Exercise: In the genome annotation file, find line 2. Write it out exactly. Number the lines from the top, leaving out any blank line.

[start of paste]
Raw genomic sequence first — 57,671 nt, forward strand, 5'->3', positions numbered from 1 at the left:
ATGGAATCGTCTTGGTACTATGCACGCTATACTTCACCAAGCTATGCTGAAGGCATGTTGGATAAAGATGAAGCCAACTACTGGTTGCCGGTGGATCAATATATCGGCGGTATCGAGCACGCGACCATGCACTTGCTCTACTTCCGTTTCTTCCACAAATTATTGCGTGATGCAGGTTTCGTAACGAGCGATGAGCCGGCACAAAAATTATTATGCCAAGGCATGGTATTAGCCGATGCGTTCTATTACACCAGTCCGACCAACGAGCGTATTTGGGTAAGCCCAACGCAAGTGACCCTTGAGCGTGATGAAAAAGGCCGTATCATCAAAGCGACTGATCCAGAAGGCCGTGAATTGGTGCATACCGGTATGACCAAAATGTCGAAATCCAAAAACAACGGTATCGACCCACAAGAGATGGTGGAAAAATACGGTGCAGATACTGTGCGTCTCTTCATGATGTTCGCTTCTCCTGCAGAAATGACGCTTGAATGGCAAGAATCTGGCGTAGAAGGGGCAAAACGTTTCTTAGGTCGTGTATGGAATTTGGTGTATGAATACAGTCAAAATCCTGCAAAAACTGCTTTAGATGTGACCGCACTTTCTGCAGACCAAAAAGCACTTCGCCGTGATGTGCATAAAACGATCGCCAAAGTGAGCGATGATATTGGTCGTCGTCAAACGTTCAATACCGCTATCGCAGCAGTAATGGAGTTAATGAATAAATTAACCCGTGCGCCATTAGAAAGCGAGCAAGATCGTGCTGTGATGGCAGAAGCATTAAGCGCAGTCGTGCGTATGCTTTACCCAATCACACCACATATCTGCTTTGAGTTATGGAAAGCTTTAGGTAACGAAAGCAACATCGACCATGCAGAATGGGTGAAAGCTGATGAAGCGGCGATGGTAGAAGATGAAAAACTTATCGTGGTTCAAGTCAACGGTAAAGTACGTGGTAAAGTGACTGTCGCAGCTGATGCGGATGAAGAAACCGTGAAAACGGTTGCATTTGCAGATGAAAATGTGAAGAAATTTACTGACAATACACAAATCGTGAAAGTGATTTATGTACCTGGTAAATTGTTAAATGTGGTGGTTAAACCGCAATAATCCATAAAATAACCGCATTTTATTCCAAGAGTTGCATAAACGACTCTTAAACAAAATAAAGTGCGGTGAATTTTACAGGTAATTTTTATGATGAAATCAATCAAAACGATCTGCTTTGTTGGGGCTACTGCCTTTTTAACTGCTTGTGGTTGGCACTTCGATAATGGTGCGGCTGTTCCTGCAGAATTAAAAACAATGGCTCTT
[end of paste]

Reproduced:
ATGGAATCGTCTTGGTACTATGCACGCTATACTTCACCAAGCTATGCTGAAGGCATGTTGGATAAAGATGAAGCCAACTACTGGTTGCCGGTGGATCAATATATCGGCGGTATCGAGCACGCGACCATGCACTTGCTCTACTTCCGTTTCTTCCACAAATTATTGCGTGATGCAGGTTTCGTAACGAGCGATGAGCCGGCACAAAAATTATTATGCCAAGGCATGGTATTAGCCGATGCGTTCTATTACACCAGTCCGACCAACGAGCGTATTTGGGTAAGCCCAACGCAAGTGACCCTTGAGCGTGATGAAAAAGGCCGTATCATCAAAGCGACTGATCCAGAAGGCCGTGAATTGGTGCATACCGGTATGACCAAAATGTCGAAATCCAAAAACAACGGTATCGACCCACAAGAGATGGTGGAAAAATACGGTGCAGATACTGTGCGTCTCTTCATGATGTTCGCTTCTCCTGCAGAAATGACGCTTGAATGGCAAGAATCTGGCGTAGAAGGGGCAAAACGTTTCTTAGGTCGTGTATGGAATTTGGTGTATGAATACAGTCAAAATCCTGCAAAAACTGCTTTAGATGTGACCGCACTTTCTGCAGACCAAAAAGCACTTCGCCGTGATGTGCATAAAACGATCGCCAAAGTGAGCGATGATATTGGTCGTCGTCAAACGTTCAATACCGCTATCGCAGCAGTAATGGAGTTAATGAATAAATTAACCCGTGCGCCATTAGAAAGCGAGCAAGATCGTGCTGTGATGGCAGAAGCATTAAGCGCAGTCGTGCGTATGCTTTACCCAATCACACCACATATCTGCTTTGAGTTATGGAAAGCTTTAGGTAACGAAAGCAACATCGACCATGCAGAATGGGTGAAAGCTGATGAAGCGGCGATGGTAGAAGATGAAAAACTTATCGTGGTTCAAGTCAACGGTAAAGTACGTGGTAAAGTGACTGTCGCAGCTGATGCGGATGAAGAAACCGTGAAAACGGTTGCATTTGCAGATGAAAATGTGAAGAAATTTACTGACAATACACAAATCGTGAAAGTGATTTATGTACCTGGTAAATTGTTAAATGTGGTGGTTAAACCGCAATAATCCATAAAATAACCGCATTTTATTCCAAGAGTTGCATAAACGACTCTTAAACAAAATAAAGTGCGGTGAATTTTACAGGTAATTTTTATGATGAAATCAATCAAAACGATCTGCTTTGTTGGGGCTACTGCCTTTTTAACTGCTTGTGGTTGGCACTTCGATAATGGTGCGGCTGTTCCTGCAGAATTAAAAACAATGGCTCTT